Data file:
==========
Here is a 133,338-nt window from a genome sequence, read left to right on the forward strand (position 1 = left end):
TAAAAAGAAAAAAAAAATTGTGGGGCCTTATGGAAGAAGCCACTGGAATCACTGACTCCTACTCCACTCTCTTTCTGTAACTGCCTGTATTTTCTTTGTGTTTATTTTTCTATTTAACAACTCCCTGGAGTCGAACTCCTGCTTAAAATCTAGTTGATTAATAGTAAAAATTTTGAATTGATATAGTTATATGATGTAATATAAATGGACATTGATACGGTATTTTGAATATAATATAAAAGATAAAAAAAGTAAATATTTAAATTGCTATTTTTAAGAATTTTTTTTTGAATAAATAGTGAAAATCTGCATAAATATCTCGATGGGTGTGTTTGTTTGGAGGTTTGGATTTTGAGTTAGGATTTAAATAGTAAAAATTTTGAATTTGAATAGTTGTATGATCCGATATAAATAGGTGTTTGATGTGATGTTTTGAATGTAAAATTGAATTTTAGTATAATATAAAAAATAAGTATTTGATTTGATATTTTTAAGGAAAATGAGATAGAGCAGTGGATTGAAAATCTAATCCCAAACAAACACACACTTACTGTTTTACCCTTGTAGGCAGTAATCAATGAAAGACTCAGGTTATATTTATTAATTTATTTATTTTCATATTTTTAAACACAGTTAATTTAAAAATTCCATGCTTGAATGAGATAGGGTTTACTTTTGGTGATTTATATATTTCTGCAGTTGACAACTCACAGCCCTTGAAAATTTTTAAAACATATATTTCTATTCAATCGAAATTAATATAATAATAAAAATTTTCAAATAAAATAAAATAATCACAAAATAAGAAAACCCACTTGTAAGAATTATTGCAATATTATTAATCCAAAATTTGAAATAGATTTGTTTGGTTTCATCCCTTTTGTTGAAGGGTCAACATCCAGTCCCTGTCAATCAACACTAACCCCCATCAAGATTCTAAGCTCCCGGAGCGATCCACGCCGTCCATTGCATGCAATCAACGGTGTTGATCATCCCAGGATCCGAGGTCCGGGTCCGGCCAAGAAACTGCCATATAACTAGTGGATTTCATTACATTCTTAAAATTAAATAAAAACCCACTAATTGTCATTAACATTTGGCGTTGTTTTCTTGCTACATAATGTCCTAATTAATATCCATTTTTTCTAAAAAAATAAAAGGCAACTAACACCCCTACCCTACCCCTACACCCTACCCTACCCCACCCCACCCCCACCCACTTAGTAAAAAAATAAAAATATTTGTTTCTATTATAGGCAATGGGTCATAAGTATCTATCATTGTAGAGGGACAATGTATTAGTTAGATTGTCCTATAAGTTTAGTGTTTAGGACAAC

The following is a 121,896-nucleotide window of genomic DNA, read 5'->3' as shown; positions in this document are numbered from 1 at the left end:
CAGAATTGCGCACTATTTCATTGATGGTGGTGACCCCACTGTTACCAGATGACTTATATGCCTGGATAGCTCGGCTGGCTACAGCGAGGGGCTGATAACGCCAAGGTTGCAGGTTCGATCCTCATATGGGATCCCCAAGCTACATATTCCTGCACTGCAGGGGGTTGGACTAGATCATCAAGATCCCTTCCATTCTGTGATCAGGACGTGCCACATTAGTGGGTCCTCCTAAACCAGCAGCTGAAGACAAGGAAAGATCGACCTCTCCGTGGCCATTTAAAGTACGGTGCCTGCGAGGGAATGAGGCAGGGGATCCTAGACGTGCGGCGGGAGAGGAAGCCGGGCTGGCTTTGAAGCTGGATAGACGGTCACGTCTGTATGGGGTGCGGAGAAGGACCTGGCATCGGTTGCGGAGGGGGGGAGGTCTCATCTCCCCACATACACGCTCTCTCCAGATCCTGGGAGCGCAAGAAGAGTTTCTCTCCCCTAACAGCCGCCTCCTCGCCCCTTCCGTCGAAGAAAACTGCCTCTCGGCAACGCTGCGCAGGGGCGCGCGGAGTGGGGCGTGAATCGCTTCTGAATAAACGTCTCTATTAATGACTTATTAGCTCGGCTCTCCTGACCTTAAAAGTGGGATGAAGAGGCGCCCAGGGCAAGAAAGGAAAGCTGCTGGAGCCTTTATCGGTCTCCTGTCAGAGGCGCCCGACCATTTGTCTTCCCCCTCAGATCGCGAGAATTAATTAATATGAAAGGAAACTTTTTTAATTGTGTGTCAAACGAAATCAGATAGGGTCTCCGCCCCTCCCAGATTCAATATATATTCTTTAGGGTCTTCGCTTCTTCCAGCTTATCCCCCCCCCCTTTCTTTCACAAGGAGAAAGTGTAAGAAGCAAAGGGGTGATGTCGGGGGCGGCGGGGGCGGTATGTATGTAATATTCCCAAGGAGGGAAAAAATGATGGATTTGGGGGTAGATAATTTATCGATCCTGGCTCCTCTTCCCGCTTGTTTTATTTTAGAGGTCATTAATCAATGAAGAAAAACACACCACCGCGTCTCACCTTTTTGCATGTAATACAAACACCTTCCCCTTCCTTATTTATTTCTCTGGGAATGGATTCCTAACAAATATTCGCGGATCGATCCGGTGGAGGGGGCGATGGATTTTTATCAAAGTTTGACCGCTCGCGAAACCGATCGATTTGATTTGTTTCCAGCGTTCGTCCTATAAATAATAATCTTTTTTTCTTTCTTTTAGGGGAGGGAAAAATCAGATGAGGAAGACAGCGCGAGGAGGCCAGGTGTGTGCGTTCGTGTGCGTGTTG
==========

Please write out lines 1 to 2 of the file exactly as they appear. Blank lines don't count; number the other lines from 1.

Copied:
Here is a 133,338-nt window from a genome sequence, read left to right on the forward strand (position 1 = left end):
TAAAAAGAAAAAAAAAATTGTGGGGCCTTATGGAAGAAGCCACTGGAATCACTGACTCCTACTCCACTCTCTTTCTGTAACTGCCTGTATTTTCTTTGTGTTTATTTTTCTATTTAACAACTCCCTGGAGTCGAACTCCTGCTTAAAATCTAGTTGATTAATAGTAAAAATTTTGAATTGATATAGTTATATGATGTAATATAAATGGACATTGATACGGTATTTTGAATATAATATAAAAGATAAAAAAAGTAAATATTTAAATTGCTATTTTTAAGAATTTTTTTTTGAATAAATAGTGAAAATCTGCATAAATATCTCGATGGGTGTGTTTGTTTGGAGGTTTGGATTTTGAGTTAGGATTTAAATAGTAAAAATTTTGAATTTGAATAGTTGTATGATCCGATATAAATAGGTGTTTGATGTGATGTTTTGAATGTAAAATTGAATTTTAGTATAATATAAAAAATAAGTATTTGATTTGATATTTTTAAGGAAAATGAGATAGAGCAGTGGATTGAAAATCTAATCCCAAACAAACACACACTTACTGTTTTACCCTTGTAGGCAGTAATCAATGAAAGACTCAGGTTATATTTATTAATTTATTTATTTTCATATTTTTAAACACAGTTAATTTAAAAATTCCATGCTTGAATGAGATAGGGTTTACTTTTGGTGATTTATATATTTCTGCAGTTGACAACTCACAGCCCTTGAAAATTTTTAAAACATATATTTCTATTCAATCGAAATTAATATAATAATAAAAATTTTCAAATAAAATAAAATAATCACAAAATAAGAAAACCCACTTGTAAGAATTATTGCAATATTATTAATCCAAAATTTGAAATAGATTTGTTTGGTTTCATCCCTTTTGTTGAAGGGTCAACATCCAGTCCCTGTCAATCAACACTAACCCCCATCAAGATTCTAAGCTCCCGGAGCGATCCACGCCGTCCATTGCATGCAATCAACGGTGTTGATCATCCCAGGATCCGAGGTCCGGGTCCGGCCAAGAAACTGCCATATAACTAGTGGATTTCATTACATTCTTAAAATTAAATAAAAACCCACTAATTGTCATTAACATTTGGCGTTGTTTTCTTGCTACATAATGTCCTAATTAATATCCATTTTTTCTAAAAAAATAAAAGGCAACTAACACCCCTACCCTACCCCTACACCCTACCCTACCCCACCCCACCCCCACCCACTTAGTAAAAAAATAAAAATATTTGTTTCTATTATAGGCAATGGGTCATAAGTATCTATCATTGTAGAGGGACAATGTATTAGTTAGATTGTCCTATAAGTTTAGTGTTTAGGACAAC